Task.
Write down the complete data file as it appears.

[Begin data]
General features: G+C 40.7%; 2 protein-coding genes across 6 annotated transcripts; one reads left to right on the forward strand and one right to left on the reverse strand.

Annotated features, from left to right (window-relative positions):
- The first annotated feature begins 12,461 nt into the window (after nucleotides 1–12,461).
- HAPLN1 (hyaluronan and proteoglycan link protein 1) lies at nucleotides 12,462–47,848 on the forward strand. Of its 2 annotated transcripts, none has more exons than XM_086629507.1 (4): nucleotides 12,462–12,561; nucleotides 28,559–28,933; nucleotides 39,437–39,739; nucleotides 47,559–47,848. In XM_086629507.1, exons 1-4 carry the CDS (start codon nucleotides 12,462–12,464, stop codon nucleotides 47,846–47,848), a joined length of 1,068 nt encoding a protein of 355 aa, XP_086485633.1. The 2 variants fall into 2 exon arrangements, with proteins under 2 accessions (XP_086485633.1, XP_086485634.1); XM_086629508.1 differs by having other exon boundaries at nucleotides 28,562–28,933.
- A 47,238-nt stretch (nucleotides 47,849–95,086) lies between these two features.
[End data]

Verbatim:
General features: G+C 40.7%; 2 protein-coding genes across 6 annotated transcripts; one reads left to right on the forward strand and one right to left on the reverse strand.

Annotated features, from left to right (window-relative positions):
- The first annotated feature begins 12,461 nt into the window (after nucleotides 1–12,461).
- HAPLN1 (hyaluronan and proteoglycan link protein 1) lies at nucleotides 12,462–47,848 on the forward strand. Of its 2 annotated transcripts, none has more exons than XM_086629507.1 (4): nucleotides 12,462–12,561; nucleotides 28,559–28,933; nucleotides 39,437–39,739; nucleotides 47,559–47,848. In XM_086629507.1, exons 1-4 carry the CDS (start codon nucleotides 12,462–12,464, stop codon nucleotides 47,846–47,848), a joined length of 1,068 nt encoding a protein of 355 aa, XP_086485633.1. The 2 variants fall into 2 exon arrangements, with proteins under 2 accessions (XP_086485633.1, XP_086485634.1); XM_086629508.1 differs by having other exon boundaries at nucleotides 28,562–28,933.
- A 47,238-nt stretch (nucleotides 47,849–95,086) lies between these two features.